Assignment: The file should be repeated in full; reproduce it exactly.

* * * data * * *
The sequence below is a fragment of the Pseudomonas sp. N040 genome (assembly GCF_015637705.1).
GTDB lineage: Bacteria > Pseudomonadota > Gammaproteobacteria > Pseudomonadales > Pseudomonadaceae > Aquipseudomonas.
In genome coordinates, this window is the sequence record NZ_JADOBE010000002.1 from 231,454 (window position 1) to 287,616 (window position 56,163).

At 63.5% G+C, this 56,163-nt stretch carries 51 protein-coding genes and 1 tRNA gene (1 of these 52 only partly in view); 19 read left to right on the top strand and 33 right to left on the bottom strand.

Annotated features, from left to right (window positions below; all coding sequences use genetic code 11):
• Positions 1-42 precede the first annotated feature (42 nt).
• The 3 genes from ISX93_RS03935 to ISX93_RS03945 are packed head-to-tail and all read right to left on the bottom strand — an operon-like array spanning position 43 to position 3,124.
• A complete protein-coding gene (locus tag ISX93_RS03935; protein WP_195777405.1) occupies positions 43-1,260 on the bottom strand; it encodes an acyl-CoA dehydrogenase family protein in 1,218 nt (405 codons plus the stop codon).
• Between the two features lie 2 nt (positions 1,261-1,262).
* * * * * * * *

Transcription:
The sequence below is a fragment of the Pseudomonas sp. N040 genome (assembly GCF_015637705.1).
GTDB lineage: Bacteria > Pseudomonadota > Gammaproteobacteria > Pseudomonadales > Pseudomonadaceae > Aquipseudomonas.
In genome coordinates, this window is the sequence record NZ_JADOBE010000002.1 from 231,454 (window position 1) to 287,616 (window position 56,163).

At 63.5% G+C, this 56,163-nt stretch carries 51 protein-coding genes and 1 tRNA gene (1 of these 52 only partly in view); 19 read left to right on the top strand and 33 right to left on the bottom strand.

Annotated features, from left to right (window positions below; all coding sequences use genetic code 11):
• Positions 1-42 precede the first annotated feature (42 nt).
• The 3 genes from ISX93_RS03935 to ISX93_RS03945 are packed head-to-tail and all read right to left on the bottom strand — an operon-like array spanning position 43 to position 3,124.
• A complete protein-coding gene (locus tag ISX93_RS03935; protein WP_195777405.1) occupies positions 43-1,260 on the bottom strand; it encodes an acyl-CoA dehydrogenase family protein in 1,218 nt (405 codons plus the stop codon).
• Between the two features lie 2 nt (positions 1,261-1,262).